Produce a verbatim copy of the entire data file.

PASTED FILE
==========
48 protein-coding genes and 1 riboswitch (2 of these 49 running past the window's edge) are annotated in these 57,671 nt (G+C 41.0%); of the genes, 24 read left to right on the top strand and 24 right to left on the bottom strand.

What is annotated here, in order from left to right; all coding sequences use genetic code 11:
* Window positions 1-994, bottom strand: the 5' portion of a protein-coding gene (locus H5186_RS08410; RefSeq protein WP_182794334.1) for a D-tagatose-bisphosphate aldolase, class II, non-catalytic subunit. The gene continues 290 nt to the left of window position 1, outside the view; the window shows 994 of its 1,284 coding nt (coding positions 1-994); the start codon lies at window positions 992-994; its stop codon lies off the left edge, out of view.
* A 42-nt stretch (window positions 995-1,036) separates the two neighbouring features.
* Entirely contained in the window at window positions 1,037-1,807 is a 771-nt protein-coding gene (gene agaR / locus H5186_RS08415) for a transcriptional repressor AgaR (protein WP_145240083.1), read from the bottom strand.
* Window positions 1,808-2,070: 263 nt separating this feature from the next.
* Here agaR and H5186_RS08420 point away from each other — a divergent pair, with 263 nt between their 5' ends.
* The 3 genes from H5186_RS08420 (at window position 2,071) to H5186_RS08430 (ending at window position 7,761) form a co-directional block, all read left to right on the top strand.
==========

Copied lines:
48 protein-coding genes and 1 riboswitch (2 of these 49 running past the window's edge) are annotated in these 57,671 nt (G+C 41.0%); of the genes, 24 read left to right on the top strand and 24 right to left on the bottom strand.

What is annotated here, in order from left to right; all coding sequences use genetic code 11:
* Window positions 1-994, bottom strand: the 5' portion of a protein-coding gene (locus H5186_RS08410; RefSeq protein WP_182794334.1) for a D-tagatose-bisphosphate aldolase, class II, non-catalytic subunit. The gene continues 290 nt to the left of window position 1, outside the view; the window shows 994 of its 1,284 coding nt (coding positions 1-994); the start codon lies at window positions 992-994; its stop codon lies off the left edge, out of view.
* A 42-nt stretch (window positions 995-1,036) separates the two neighbouring features.
* Entirely contained in the window at window positions 1,037-1,807 is a 771-nt protein-coding gene (gene agaR / locus H5186_RS08415) for a transcriptional repressor AgaR (protein WP_145240083.1), read from the bottom strand.
* Window positions 1,808-2,070: 263 nt separating this feature from the next.
* Here agaR and H5186_RS08420 point away from each other — a divergent pair, with 263 nt between their 5' ends.
* The 3 genes from H5186_RS08420 (at window position 2,071) to H5186_RS08430 (ending at window position 7,761) form a co-directional block, all read left to right on the top strand.